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Bible Commentaries

Arthur Peake's Commentary on the Bible

Daniel 5

 

 

Verses 1-31

Daniel 5. Belshazzar, who is represented as king of Babylon, makes a great feast, using the vessels which his father had brought to Babylon from the Temple at Jerusalem. During the feast the fingers of a man's hand are seen, writing on the wall. Daniel explains the handwriting and tells the king that his days are numbered and that his kingdom is to be given to the Medes and Persians. That night the king is murdered and Darius the Mede assumes the throne. The motive of the chapter is again quite plain. Nebuchadnezzar's act of sacrilege has its parallel in the profanation of the Temple by Antiochus Epiphanes; and the fate of Belshazzar is depicted as an encouragement to the persecuted Jews of the Maccabean age. The chapter raises some very serious historical difficulties (see notes on Daniel 5:1 and Daniel 5:31).

Daniel 5:1. Belshazzar the King.—In the Book of Daniel Belshazzar is represented as king of Babylon just before its conquest by the Persians in 538 B.C. Nothing is said as to the length of his reign, though "the third year" is mentioned in Daniel 8:1. Belshazzar is also described as the son of Nebuchadnezzar. But these statements appear to be erroneous. The statements of historians and the evidence of the Inscriptions make it abundantly clear that the name of the king at the time of the conquest was Nabonidus or Nabuna'id, and that Belshazzar was his son. Some scholars have supposed that Belshazzar was associated with his father in the rule of Babylon, but we have no evidence to prove this theory, and the Inscriptions, by always describing him as the king's son, seem to make it impossible. Moreover Nabuna'id was entirely unconnected with the dynasty of Nebuchadnezzar, so that unless we resort to the purely imaginative hypothesis that he married a daughter of Nebuchadnezzar, it is quite impossible for the statement that Belshazzar was the son or grandson of Nebuchadnezzar to be true.—made a great feast: this agrees with the statements of Herodotus and Xenophon that a great feast was being held on the night in which Babylon was destroyed.

Daniel 5:2. gold and silver vessels: see Daniel 1:2.—his father: Daniel 5:1*.

Daniel 5:4. The LXX adds, "But the eternal God they praised not who hath power over their spirit."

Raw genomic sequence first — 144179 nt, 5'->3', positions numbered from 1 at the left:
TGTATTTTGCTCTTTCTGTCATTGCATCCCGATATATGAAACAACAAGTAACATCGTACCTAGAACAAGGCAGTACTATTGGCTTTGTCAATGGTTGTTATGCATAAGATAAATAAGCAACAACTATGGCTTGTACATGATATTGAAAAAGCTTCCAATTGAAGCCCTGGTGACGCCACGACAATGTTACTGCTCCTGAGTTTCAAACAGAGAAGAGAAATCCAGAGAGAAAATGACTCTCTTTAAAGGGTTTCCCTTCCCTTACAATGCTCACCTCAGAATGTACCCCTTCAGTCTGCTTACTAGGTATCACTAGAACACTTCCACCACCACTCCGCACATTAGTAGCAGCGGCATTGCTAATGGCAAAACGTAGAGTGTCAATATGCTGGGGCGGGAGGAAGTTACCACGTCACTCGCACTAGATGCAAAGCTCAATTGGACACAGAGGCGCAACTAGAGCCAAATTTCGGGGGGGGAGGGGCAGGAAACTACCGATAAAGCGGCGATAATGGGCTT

Daniel 5:5. the part of the hand: the palm or hollow of the hand.

Daniel 5:6. The brightness of his face grew pale from fear.

Daniel 5:7. third ruler: the term is not found elsewhere. Driver translates, "shall rule as one of three."

Daniel 5:10. the queen: probably the queen-mother, i.e. the wife of Nebuchadnezzar. For the influence exerted by the wife of a former king, see 1 Kings 15:13, 2 Kings 10:13; 2 Kings 24:12, Jeremiah 13:18; Jeremiah 29:2.

Daniel 5:12. shewing of dark sentences: declaring of riddles.—dissolving of doubts: loosing of knots, probably contains a reference to magic spells, releasing from spells (cf. Daniel 5:16).

Daniel 5:18-24. A description of the glory of Nebuchadnezzar's rule (cf. Daniel 2:37 f., Daniel 4:10-12), his overweening pride, and the punishment which God inflicted on him (see Daniel 4).

Daniel 5:21. his heart was made: an allusion to the madness which befell Nebuchadnezzar (see introduction to Daniel 4).

Daniel 5:25. Mene: there is a good deal of difficulty with regard to (a) the original form of the inscription, (b) the interpretation of the words. In reference to (a) it will be observed that the Upharsin of the inscription becomes "Peres" in the interpretation. (b) The words are generally explained as meaning "Counted, counted, weighed and pieces." The objection to this is that "tekel" and "peres" are substantives and not verbs. Another suggestion, which is widely accepted, regards the terms as names of three weights, "a mina, a mina, a shekel and a half mina" (a mina contained 50 or 60 shekels). It is supposed that the mina means Nebuchadnezzar, the shekel Belshazzar, the half-mina or Peres, the Persians. The interpretation suggested by Daniel is connected with the derivation of the words "mene," numbered; "tekel," weighed; "Peres," divided; the form of the word naturally suggested Persians.—Upharsin: the connexion with Peres may be thus explained: U is the connecting particle "and," and pharsin is the plural form of Peres.

Daniel 5:30. the Chaldean king: the king of Babylon.

Daniel 5:31. Darius the Mede: the introduction of Darius is one of the most serious historical inaccuracies in the Book. Darius is described as king of Babylon after the Persian conquest. In Daniel 5:6 he is depicted as an absolute sovereign dividing the kingdom into satrapies and appointing governors. In Daniel 9:1 he is called "the son of Ahasuerus, of the seed of the Medes, which was made king over the realm of the Chaldeans," preceding Cyrus in this position (Daniel 6:28). There is no historical warrant for these statements. We know that Cyrus became king immediately after the fall of Babylon. There is absolutely no room for Darius between the expulsion of Nabuna'id and the accession of Cyrus. Some authorities have identified Darius with Gobryas (of which the name may be a corruption), who is said to have commanded the attacking army at the siege of Babylon, and as viceroy of Cyrus to have taken over the government of the city, appointing governors, etc. Gobryas never, however, held the position assigned to Darius in our Book.

 


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Bibliography Information
Peake, Arthur. "Commentary on Daniel 5:4". "Arthur Peake's Commentary on the Bible ". http://odl.studylight.org/commentaries/pfc/daniel-5.html. 1919.

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